What if there are two competing religions; each one of them evil in a different way. And one missionary approaches you with an offer that if you help him establish the holy inquisition, he will rid you of those evil heretics from the other side. Is it a good idea to give him the power?

Of course not, why would I? Why are you asking this? Are you implying that in the real world, both sides to any conflict are always equally evil? Because that definitely isn't the case in my experience.

Comment by sophronius on [LINK] Claustrum Stimulation Temporarily Turns Off Consciousness in an otherwise Awake Patient · 2014-07-06T14:52:35.177Z · score: 3 (3 votes) · LW · GW

I don't think the first sense and the second are mutually exclusive.

A dog has half as much processing power as a human = a dog can think the same thoughts but only at half the speed.
A dog has half as much consciousness as a human = a dog is only half as aware as a human of what's going on.

And yes, I definitely think that this is how it works. For example, when I get up in the morning I am much less aware of what's going on than when I am fully awake. Sometimes I pause and go "wait what am I doing right now?" And of course there's those funny times when you end up going to your old school by accident because you're not aware of what you're doing until it's too late...

The only part I disagree with is "A being that is functionally exactly like you, and that is experiencing exactly what you are experiencing". A being that is only half as conscious is going to have a different brain, so will act differently. You definitely notice when someone is only at 50% consciousness.

Finally, I submit that consciousness works just like will power: It is a limited resource which you can allocate to certain tasks/thoughts, and by training it you can get more of it. A good rationalist needs a large pool of consciousness.

Comment by sophronius on [moderator action] Eugine_Nier is now banned for mass downvote harassment · 2014-07-06T10:58:55.344Z · score: 3 (7 votes) · LW · GW

Thank you for taking the time to write all that, it helps me see where you are coming from. You clearly have a large framework which you are basing your views on, but the thing you have to keep in mind is that I do, too. I have several partially-written posts about this which I hope to post on Less Wrong one day, but I’m very worried they’ll be misconstrued because it’s such a difficult subject. The last thing I want to do is defend the practices of oppressive regimes, believe me. I’m worried that people just read my posts thinking “oh he is defending censorship, censorship is evil, downvote” without thinking about what I’m actually saying. “Censorship” is just a word. All of my arguments work just as well for “having a community norm against” something as opposed to “censoring” it.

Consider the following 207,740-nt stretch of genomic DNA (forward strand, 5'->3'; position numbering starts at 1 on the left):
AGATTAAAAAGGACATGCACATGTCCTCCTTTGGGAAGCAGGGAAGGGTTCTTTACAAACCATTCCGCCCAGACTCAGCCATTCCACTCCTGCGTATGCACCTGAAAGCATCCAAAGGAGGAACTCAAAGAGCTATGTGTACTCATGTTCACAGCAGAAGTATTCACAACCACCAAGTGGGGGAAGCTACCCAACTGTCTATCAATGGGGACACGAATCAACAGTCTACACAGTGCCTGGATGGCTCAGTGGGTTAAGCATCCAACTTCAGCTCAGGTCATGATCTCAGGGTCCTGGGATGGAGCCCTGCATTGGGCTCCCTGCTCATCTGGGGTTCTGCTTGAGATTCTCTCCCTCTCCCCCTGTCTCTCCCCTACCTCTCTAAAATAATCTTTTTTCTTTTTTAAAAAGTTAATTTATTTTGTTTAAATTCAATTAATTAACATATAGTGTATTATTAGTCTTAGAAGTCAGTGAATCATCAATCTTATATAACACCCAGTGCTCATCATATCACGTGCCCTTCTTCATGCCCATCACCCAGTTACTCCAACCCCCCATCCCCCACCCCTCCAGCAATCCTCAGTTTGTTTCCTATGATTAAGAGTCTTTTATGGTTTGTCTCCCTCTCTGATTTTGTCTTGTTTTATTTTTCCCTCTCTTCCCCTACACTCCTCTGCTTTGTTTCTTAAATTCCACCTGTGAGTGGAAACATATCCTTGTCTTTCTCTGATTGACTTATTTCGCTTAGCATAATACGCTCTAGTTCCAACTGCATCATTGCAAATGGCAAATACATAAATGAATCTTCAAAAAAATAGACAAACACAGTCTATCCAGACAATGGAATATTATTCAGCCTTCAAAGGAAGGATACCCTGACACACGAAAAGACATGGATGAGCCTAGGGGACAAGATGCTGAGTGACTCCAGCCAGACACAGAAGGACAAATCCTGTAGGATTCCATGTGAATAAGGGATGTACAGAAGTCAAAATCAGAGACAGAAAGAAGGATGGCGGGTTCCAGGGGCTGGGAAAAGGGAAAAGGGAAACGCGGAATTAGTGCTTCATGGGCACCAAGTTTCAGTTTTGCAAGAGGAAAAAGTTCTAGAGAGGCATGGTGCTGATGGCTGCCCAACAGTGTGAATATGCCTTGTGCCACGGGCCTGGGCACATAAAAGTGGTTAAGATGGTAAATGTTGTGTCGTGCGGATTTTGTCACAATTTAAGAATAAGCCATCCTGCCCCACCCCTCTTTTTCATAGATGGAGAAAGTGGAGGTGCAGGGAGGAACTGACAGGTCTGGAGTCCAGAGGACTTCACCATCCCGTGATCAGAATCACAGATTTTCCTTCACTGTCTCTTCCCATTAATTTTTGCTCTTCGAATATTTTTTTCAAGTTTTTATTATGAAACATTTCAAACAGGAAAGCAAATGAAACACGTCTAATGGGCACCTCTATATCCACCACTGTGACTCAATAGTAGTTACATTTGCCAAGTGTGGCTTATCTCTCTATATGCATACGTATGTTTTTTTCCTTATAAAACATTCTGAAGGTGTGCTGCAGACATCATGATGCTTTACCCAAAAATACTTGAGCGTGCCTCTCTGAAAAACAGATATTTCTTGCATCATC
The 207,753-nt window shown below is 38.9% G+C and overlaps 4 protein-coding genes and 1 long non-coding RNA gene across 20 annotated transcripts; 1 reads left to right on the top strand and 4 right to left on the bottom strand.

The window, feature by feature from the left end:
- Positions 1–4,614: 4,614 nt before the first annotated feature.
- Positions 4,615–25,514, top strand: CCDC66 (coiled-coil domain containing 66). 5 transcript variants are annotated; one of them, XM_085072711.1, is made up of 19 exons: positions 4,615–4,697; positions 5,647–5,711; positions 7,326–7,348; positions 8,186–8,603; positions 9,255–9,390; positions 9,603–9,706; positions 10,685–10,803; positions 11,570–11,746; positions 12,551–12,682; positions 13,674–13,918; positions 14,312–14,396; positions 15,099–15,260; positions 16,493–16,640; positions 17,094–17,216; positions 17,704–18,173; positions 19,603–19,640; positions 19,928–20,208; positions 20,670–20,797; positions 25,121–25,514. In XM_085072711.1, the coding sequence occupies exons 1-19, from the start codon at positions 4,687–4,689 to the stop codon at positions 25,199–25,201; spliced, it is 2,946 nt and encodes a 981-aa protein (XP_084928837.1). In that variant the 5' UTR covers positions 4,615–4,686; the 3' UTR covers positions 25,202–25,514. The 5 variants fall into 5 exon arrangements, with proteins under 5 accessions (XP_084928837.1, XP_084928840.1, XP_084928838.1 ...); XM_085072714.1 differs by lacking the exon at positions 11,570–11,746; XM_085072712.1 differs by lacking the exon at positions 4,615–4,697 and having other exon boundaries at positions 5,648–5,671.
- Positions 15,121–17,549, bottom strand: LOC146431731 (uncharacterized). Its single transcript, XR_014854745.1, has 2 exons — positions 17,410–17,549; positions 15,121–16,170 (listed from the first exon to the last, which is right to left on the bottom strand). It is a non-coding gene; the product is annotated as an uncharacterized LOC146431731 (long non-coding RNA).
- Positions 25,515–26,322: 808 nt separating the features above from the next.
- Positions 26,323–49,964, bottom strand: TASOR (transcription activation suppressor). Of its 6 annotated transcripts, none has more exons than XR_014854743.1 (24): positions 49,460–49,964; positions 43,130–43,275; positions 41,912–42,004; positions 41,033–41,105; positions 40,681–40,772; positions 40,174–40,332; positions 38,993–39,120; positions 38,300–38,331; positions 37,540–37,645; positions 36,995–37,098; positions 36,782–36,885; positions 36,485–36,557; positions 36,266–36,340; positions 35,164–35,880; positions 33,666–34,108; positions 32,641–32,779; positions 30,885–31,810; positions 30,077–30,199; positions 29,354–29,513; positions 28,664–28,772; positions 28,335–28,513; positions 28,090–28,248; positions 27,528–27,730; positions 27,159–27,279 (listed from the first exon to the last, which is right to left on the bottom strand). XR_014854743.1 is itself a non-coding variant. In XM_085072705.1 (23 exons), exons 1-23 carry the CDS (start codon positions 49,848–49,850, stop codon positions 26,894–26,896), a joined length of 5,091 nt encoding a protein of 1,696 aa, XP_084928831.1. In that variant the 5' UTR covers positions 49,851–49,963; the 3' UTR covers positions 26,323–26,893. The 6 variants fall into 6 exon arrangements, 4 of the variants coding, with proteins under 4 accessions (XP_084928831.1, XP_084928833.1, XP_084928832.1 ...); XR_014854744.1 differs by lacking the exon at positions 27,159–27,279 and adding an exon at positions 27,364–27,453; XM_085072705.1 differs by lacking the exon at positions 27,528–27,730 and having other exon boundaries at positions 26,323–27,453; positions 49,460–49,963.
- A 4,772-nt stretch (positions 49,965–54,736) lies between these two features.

The problem is a framing issue, I think. People keep seeing something like censorship as a bad thing period, because it is something that’s used by oppressive regimes. However, killing people is also used by oppressive regimes, and yet I still wouldn’t promote total pacifism. Your post reads to me like Ghandi saying that the Nazi’s should be opposed non-violently: I do believe that there is wisdom in what you say, but that’s going much too far. The thing you have to realize is that if all the nice and reasonable people in the world go around worrying that if they fight monsters they will themselves become monsters, the monsters always win because they’re the only ones willing to fight.

My view on killing is this: The crucial issue is who is being killed and why, and what principle you are using to determine who to kill. My view on censorship is this: The crucial issue is what view is being censored and why, and what principle you are using to determine what to censor. Censoring a view just because you disagree with it is just as wrong as killing someone just because they disagree with you. Getting everybody who disagrees with me to shut up wouldn’t actually make for the kind of world I want to live in. So what views do I think should be censored? Only those ones which seem to serve no purpose other than to destroy everything that’s good and right in this world.